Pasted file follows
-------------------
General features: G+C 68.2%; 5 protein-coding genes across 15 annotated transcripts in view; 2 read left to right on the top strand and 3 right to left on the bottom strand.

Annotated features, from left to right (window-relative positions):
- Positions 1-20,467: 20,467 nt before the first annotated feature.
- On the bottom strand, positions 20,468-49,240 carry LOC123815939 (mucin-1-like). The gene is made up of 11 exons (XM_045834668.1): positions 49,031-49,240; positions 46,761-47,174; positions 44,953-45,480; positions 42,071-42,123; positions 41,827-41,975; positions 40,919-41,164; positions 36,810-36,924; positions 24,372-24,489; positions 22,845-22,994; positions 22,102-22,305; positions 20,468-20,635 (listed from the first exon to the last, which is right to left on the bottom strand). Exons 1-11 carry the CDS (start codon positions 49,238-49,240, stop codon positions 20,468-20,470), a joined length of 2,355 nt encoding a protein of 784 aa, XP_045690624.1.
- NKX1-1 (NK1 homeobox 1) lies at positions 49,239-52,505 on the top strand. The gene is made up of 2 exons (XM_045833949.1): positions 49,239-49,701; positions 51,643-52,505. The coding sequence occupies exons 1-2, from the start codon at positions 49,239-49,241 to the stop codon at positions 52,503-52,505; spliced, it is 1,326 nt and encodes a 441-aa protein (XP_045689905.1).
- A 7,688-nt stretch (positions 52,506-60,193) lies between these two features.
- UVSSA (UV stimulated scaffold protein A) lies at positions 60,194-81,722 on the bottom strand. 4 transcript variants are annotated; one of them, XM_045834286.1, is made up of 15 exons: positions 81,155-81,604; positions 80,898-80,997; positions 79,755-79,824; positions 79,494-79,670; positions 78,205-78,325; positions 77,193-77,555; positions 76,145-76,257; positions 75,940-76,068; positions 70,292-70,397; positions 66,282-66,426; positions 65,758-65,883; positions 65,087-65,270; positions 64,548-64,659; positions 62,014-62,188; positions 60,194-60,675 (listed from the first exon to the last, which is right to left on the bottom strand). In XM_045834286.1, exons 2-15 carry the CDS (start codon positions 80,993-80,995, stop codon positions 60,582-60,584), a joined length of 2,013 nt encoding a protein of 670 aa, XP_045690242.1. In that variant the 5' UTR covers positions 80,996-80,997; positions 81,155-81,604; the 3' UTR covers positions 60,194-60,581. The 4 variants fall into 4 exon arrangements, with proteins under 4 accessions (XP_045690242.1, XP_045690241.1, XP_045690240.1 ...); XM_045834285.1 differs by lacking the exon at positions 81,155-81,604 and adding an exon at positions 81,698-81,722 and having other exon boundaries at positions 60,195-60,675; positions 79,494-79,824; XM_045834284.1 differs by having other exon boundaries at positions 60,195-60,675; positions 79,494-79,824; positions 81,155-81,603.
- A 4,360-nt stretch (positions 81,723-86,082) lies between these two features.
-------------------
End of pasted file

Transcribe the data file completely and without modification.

General features: G+C 68.2%; 5 protein-coding genes across 15 annotated transcripts in view; 2 read left to right on the top strand and 3 right to left on the bottom strand.

Annotated features, from left to right (window-relative positions):
- Positions 1-20,467: 20,467 nt before the first annotated feature.
- On the bottom strand, positions 20,468-49,240 carry LOC123815939 (mucin-1-like). The gene is made up of 11 exons (XM_045834668.1): positions 49,031-49,240; positions 46,761-47,174; positions 44,953-45,480; positions 42,071-42,123; positions 41,827-41,975; positions 40,919-41,164; positions 36,810-36,924; positions 24,372-24,489; positions 22,845-22,994; positions 22,102-22,305; positions 20,468-20,635 (listed from the first exon to the last, which is right to left on the bottom strand). Exons 1-11 carry the CDS (start codon positions 49,238-49,240, stop codon positions 20,468-20,470), a joined length of 2,355 nt encoding a protein of 784 aa, XP_045690624.1.
- NKX1-1 (NK1 homeobox 1) lies at positions 49,239-52,505 on the top strand. The gene is made up of 2 exons (XM_045833949.1): positions 49,239-49,701; positions 51,643-52,505. The coding sequence occupies exons 1-2, from the start codon at positions 49,239-49,241 to the stop codon at positions 52,503-52,505; spliced, it is 1,326 nt and encodes a 441-aa protein (XP_045689905.1).
- A 7,688-nt stretch (positions 52,506-60,193) lies between these two features.
- UVSSA (UV stimulated scaffold protein A) lies at positions 60,194-81,722 on the bottom strand. 4 transcript variants are annotated; one of them, XM_045834286.1, is made up of 15 exons: positions 81,155-81,604; positions 80,898-80,997; positions 79,755-79,824; positions 79,494-79,670; positions 78,205-78,325; positions 77,193-77,555; positions 76,145-76,257; positions 75,940-76,068; positions 70,292-70,397; positions 66,282-66,426; positions 65,758-65,883; positions 65,087-65,270; positions 64,548-64,659; positions 62,014-62,188; positions 60,194-60,675 (listed from the first exon to the last, which is right to left on the bottom strand). In XM_045834286.1, exons 2-15 carry the CDS (start codon positions 80,993-80,995, stop codon positions 60,582-60,584), a joined length of 2,013 nt encoding a protein of 670 aa, XP_045690242.1. In that variant the 5' UTR covers positions 80,996-80,997; positions 81,155-81,604; the 3' UTR covers positions 60,194-60,581. The 4 variants fall into 4 exon arrangements, with proteins under 4 accessions (XP_045690242.1, XP_045690241.1, XP_045690240.1 ...); XM_045834285.1 differs by lacking the exon at positions 81,155-81,604 and adding an exon at positions 81,698-81,722 and having other exon boundaries at positions 60,195-60,675; positions 79,494-79,824; XM_045834284.1 differs by having other exon boundaries at positions 60,195-60,675; positions 79,494-79,824; positions 81,155-81,603.
- A 4,360-nt stretch (positions 81,723-86,082) lies between these two features.